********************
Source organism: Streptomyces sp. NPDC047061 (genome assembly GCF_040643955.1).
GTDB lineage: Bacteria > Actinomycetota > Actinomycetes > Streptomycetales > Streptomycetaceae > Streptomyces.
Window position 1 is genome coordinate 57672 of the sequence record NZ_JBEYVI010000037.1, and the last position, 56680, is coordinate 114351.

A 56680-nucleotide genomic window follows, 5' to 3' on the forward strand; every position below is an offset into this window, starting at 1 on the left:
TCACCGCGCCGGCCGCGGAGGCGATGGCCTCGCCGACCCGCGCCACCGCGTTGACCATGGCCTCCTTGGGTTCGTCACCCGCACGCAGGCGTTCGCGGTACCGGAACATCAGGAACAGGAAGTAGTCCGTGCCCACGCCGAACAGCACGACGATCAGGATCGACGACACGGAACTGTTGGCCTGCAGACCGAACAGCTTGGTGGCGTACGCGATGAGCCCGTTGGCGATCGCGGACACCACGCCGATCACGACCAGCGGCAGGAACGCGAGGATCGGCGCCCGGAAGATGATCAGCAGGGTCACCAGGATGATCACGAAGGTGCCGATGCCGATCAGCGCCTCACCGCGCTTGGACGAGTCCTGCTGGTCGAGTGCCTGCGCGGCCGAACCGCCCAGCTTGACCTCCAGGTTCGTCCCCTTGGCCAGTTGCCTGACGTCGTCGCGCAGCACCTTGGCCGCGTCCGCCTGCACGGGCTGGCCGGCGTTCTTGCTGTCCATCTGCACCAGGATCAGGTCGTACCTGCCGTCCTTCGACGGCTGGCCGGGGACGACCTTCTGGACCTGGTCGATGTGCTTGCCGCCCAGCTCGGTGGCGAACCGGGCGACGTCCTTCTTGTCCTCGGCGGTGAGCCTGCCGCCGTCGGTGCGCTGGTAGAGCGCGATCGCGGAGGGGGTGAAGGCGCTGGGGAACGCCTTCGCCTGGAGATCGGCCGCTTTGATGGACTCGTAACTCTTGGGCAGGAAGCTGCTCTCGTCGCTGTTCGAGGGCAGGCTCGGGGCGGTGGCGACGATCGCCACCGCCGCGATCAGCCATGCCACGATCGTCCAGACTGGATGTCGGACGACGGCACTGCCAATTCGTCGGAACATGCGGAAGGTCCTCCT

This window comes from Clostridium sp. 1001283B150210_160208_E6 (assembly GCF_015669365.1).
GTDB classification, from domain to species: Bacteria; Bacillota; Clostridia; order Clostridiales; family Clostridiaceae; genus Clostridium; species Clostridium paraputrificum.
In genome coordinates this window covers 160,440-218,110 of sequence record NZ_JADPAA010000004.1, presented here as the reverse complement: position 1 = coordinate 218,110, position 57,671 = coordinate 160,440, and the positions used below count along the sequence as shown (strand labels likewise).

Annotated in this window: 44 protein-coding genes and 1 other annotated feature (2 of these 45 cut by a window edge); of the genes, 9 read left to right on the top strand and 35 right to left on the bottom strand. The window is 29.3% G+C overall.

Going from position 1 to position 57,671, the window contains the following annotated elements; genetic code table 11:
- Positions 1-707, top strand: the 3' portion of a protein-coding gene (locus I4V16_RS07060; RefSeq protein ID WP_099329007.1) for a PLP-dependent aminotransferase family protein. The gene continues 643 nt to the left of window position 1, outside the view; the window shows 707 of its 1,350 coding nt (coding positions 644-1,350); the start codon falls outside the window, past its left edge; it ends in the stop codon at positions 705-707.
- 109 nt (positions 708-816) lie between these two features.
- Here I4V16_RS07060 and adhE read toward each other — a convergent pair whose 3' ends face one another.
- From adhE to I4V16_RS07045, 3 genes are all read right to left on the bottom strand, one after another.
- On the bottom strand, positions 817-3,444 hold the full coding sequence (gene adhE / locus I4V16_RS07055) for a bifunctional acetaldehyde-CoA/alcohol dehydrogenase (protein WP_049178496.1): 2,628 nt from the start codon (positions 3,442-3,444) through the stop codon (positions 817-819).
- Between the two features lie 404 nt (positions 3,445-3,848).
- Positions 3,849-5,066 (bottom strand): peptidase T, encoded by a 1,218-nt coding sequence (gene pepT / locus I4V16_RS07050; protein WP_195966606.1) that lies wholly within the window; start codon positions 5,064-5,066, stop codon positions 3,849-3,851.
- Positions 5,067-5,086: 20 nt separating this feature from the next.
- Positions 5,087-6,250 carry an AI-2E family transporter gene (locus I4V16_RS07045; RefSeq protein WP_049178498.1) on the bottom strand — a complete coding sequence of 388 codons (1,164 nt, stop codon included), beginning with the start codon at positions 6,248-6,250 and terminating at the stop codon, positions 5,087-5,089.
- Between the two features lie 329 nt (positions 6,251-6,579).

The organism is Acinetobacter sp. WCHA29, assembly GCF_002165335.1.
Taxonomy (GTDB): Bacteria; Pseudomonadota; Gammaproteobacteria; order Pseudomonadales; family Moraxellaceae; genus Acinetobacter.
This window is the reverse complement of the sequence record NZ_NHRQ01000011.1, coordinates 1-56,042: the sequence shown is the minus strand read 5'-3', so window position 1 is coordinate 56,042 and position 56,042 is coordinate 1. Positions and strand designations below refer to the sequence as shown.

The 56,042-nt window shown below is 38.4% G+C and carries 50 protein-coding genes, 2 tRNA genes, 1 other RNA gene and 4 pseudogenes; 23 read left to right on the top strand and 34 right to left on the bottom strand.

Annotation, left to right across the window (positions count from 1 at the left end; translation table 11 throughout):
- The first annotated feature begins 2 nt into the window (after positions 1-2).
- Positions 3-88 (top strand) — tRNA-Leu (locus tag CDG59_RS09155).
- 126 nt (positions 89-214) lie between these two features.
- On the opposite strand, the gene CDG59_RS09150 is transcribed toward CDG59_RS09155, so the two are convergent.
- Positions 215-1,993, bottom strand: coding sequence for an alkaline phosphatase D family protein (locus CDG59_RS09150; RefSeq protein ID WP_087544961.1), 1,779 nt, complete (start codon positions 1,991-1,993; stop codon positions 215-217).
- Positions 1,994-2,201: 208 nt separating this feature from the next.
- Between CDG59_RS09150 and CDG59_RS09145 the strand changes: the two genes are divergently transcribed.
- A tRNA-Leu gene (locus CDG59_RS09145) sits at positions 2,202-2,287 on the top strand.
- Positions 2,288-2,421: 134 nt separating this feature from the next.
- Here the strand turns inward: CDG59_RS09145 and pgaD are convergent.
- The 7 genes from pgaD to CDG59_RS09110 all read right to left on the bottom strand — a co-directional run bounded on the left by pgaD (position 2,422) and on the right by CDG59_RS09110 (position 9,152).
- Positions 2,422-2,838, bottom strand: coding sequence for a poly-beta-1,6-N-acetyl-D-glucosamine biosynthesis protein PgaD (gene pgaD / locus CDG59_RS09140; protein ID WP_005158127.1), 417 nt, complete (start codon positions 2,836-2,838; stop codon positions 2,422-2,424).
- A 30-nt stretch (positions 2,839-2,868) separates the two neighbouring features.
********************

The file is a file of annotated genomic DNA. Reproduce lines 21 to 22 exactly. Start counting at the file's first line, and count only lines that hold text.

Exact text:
The organism is Acinetobacter sp. WCHA29, assembly GCF_002165335.1.
Taxonomy (GTDB): Bacteria; Pseudomonadota; Gammaproteobacteria; order Pseudomonadales; family Moraxellaceae; genus Acinetobacter.